Well, here’s one for the books. Make that a charming, sweet one for the books. One featuring drugs and sex and fast driving, and a cast made up almost entirely of actors who are of “a certain age.”
You could say that “Senior Moment” - a misleading title, as there’s nothing about memory loss in it - was custom made for an audience that’s usually ignored by film companies. But it goes way beyond that. Sure, there are a couple of very different acting icons with the spotlight on them. William Shatner, who just turned 90 (but was “only” 88 when the film was shot) stars as Victor, a war veteran and former jet pilot, who now gets his kicks in his Palm Springs community by zipping around in his shiny Porsche and ogling every young woman he sees (thankfully, he does it in a charming, not lascivious manner). His longtime best friend Sal is played by Christopher Lloyd (82), who lives in a Palm Springs senior center, but comes and goes as he pleases, and is convincingly spry in his performance. The third lead, Caroline - who just could turn out to be a romantic interest for Victor - is by Jean Smart who, in real-life, is a girlish 69 years old.
But the actual ages of these folks - even of the characters they play - isn’t important (although it’s a bit strange that Victor is supposed to be 72). The story is about how society looks at people who physically appear to be “old,” but have their younger lives still spinning on the inside.
Victor is a very good driver, but he also has a reckless, daredevil version always ready to break loose. After one too many traffic violations, in a town where every cop knows him, he has his license revoked and his prize car impounded. He’ll get everything back in a while, if he can pass a driving test that proves him fit.
This initially shatters him, as it completely disrupts his man-about-town lifestyle, and forces him to walk instead of drive, then take bus rides - something that was never on his agenda - when the walking tires him out.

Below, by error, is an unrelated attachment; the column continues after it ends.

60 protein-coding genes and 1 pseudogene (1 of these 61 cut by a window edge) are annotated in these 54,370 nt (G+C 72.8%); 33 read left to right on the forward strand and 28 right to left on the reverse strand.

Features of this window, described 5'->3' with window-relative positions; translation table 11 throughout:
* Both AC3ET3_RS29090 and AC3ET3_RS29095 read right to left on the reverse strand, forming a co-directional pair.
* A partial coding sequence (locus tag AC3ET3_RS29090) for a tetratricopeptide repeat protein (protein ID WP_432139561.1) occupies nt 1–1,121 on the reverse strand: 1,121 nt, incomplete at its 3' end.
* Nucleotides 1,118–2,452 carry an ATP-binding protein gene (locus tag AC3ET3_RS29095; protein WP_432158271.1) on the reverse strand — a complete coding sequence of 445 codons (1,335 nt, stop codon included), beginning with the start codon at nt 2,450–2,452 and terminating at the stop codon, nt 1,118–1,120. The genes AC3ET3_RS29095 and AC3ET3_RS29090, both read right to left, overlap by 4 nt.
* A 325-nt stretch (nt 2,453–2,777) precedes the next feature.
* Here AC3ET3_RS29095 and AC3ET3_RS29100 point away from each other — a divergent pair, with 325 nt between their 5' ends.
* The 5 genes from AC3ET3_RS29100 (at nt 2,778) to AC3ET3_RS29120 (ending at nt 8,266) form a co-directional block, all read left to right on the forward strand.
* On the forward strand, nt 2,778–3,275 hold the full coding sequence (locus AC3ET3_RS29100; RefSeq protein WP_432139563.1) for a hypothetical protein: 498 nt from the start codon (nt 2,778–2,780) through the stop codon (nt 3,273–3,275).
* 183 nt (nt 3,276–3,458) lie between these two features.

Though his friendship with Sal never suffers, Victor does have some new people enter his life, the most significant of them being Caroline, who runs a cute little café in town, has never been married (neither has Victor), and proves to be someone that he enjoys talking with. But as they get closer, Victor begins to wonder if he’s the only man in her life, as he sees her, from afar, on numerous occasions, with a local artist named Diego (Esai Morales, a mere 58 in real life), and he experiences some pangs of jealousy.
It’s a cleverly written and nicely acted plot development, because viewers are also kept in the dark about what appears to be an overly friendly relationship between Caroline and Diego. But while all of this is going on, the film keeps returning to Victor’s concerns about getting his license and his true love - that Porsche - back. Those scenes bring some wonderful bits of comedy, both in the script, and from Shatner’s natural comic timing in his line delivery and with his facial expressions.
If one of the film’s characters seems to be a slick huckster, and another comes across as a tough punk, don’t worry. There’s a lot of façade going on here. This is a movie that’s packed with nice characters doing good things. The biggest surprise about that is that it’s never the least bit saccharine. It’s appealing and warm and funny. And you don’t have to be on Social Security to enjoy it.